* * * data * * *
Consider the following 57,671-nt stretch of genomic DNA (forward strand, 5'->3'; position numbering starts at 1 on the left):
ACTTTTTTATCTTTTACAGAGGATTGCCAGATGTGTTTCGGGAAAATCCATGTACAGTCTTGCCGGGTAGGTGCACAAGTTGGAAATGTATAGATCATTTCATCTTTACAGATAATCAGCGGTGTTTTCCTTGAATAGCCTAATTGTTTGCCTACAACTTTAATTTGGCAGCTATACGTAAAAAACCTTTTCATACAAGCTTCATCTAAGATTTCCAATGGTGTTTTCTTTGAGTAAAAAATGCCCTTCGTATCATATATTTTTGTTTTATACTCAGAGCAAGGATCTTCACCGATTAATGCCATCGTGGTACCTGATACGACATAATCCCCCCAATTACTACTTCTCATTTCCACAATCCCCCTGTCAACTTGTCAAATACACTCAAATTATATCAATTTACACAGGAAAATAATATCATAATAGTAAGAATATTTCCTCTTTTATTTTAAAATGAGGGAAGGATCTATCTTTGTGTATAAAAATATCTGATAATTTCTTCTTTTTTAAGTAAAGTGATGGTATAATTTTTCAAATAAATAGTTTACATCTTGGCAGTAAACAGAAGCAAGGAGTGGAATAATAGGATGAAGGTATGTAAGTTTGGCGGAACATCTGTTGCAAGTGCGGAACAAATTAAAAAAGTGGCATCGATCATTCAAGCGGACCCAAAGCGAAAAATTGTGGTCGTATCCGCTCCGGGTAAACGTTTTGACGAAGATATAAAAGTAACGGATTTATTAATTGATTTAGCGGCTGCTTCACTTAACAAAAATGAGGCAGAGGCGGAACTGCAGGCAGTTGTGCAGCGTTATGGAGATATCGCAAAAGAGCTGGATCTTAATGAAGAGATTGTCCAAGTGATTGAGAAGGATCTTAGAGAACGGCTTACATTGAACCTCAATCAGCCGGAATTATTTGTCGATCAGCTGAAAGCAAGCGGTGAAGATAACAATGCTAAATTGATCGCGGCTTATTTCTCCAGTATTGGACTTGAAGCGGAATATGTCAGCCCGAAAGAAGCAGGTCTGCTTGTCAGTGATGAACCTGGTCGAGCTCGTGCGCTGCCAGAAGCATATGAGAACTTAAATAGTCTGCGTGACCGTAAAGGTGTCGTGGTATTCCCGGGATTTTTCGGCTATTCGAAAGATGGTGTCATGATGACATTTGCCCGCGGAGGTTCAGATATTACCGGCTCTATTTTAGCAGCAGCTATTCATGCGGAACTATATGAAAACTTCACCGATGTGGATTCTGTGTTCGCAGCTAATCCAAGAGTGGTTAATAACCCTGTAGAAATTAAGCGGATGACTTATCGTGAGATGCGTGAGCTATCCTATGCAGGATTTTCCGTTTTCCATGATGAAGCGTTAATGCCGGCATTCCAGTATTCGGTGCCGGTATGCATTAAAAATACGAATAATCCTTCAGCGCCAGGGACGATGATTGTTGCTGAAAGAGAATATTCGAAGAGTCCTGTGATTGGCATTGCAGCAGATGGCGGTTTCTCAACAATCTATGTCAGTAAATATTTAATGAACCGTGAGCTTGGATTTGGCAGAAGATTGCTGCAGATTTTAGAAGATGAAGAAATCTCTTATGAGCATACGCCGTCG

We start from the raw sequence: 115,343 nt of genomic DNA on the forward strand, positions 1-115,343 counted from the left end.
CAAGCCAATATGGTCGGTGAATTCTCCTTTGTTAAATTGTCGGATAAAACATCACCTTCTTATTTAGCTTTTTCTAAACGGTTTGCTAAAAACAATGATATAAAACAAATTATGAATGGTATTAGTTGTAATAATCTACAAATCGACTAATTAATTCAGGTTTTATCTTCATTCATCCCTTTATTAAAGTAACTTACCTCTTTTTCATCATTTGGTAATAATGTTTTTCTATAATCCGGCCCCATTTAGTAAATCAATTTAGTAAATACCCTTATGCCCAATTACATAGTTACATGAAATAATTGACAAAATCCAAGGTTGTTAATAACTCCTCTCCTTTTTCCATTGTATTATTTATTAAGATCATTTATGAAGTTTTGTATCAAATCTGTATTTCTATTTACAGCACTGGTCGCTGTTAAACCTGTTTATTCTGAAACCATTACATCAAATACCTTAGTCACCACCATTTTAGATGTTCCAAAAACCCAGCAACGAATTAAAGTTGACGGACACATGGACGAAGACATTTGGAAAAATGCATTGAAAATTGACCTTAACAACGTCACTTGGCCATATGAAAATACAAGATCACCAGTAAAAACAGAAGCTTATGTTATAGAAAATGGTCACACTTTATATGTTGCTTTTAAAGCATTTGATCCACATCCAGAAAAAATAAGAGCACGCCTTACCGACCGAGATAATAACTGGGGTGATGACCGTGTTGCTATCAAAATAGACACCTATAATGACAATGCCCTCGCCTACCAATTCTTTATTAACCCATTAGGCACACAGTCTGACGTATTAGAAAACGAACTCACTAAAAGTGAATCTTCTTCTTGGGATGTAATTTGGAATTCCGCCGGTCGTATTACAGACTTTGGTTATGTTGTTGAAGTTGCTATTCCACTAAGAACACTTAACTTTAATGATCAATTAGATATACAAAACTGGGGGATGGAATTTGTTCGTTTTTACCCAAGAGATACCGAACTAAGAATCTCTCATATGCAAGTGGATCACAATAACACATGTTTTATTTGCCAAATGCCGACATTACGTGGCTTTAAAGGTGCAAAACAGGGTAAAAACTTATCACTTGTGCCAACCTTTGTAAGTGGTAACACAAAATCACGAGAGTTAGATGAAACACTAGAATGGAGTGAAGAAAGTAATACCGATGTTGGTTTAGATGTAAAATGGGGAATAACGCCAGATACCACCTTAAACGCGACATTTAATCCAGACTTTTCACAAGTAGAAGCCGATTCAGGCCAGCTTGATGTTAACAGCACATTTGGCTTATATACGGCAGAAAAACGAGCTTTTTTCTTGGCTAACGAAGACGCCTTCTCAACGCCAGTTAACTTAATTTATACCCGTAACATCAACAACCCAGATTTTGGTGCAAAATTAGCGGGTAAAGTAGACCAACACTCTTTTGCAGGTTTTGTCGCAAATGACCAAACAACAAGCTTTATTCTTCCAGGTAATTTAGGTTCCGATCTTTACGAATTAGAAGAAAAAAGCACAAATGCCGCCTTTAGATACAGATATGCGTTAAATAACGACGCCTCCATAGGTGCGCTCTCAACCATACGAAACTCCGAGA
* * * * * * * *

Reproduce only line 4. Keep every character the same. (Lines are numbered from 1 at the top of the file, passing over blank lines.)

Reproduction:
CAAGCCAATATGGTCGGTGAATTCTCCTTTGTTAAATTGTCGGATAAAACATCACCTTCTTATTTAGCTTTTTCTAAACGGTTTGCTAAAAACAATGATATAAAACAAATTATGAATGGTATTAGTTGTAATAATCTACAAATCGACTAATTAATTCAGGTTTTATCTTCATTCATCCCTTTATTAAAGTAACTTACCTCTTTTTCATCATTTGGTAATAATGTTTTTCTATAATCCGGCCCCATTTAGTAAATCAATTTAGTAAATACCCTTATGCCCAATTACATAGTTACATGAAATAATTGACAAAATCCAAGGTTGTTAATAACTCCTCTCCTTTTTCCATTGTATTATTTATTAAGATCATTTATGAAGTTTTGTATCAAATCTGTATTTCTATTTACAGCACTGGTCGCTGTTAAACCTGTTTATTCTGAAACCATTACATCAAATACCTTAGTCACCACCATTTTAGATGTTCCAAAAACCCAGCAACGAATTAAAGTTGACGGACACATGGACGAAGACATTTGGAAAAATGCATTGAAAATTGACCTTAACAACGTCACTTGGCCATATGAAAATACAAGATCACCAGTAAAAACAGAAGCTTATGTTATAGAAAATGGTCACACTTTATATGTTGCTTTTAAAGCATTTGATCCACATCCAGAAAAAATAAGAGCACGCCTTACCGACCGAGATAATAACTGGGGTGATGACCGTGTTGCTATCAAAATAGACACCTATAATGACAATGCCCTCGCCTACCAATTCTTTATTAACCCATTAGGCACACAGTCTGACGTATTAGAAAACGAACTCACTAAAAGTGAATCTTCTTCTTGGGATGTAATTTGGAATTCCGCCGGTCGTATTACAGACTTTGGTTATGTTGTTGAAGTTGCTATTCCACTAAGAACACTTAACTTTAATGATCAATTAGATATACAAAACTGGGGGATGGAATTTGTTCGTTTTTACCCAAGAGATACCGAACTAAGAATCTCTCATATGCAAGTGGATCACAATAACACATGTTTTATTTGCCAAATGCCGACATTACGTGGCTTTAAAGGTGCAAAACAGGGTAAAAACTTATCACTTGTGCCAACCTTTGTAAGTGGTAACACAAAATCACGAGAGTTAGATGAAACACTAGAATGGAGTGAAGAAAGTAATACCGATGTTGGTTTAGATGTAAAATGGGGAATAACGCCAGATACCACCTTAAACGCGACATTTAATCCAGACTTTTCACAAGTAGAAGCCGATTCAGGCCAGCTTGATGTTAACAGCACATTTGGCTTATATACGGCAGAAAAACGAGCTTTTTTCTTGGCTAACGAAGACGCCTTCTCAACGCCAGTTAACTTAATTTATACCCGTAACATCAACAACCCAGATTTTGGTGCAAAATTAGCGGGTAAAGTAGACCAACACTCTTTTGCAGGTTTTGTCGCAAATGACCAAACAACAAGCTTTATTCTTCCAGGTAATTTAGGTTCCGATCTTTACGAATTAGAAGAAAAAAGCACAAATGCCGCCTTTAGATACAGATATGCGTTAAATAACGACGCCTCCATAGGTGCGCTCTCAACCATACGAAACTCCGAGA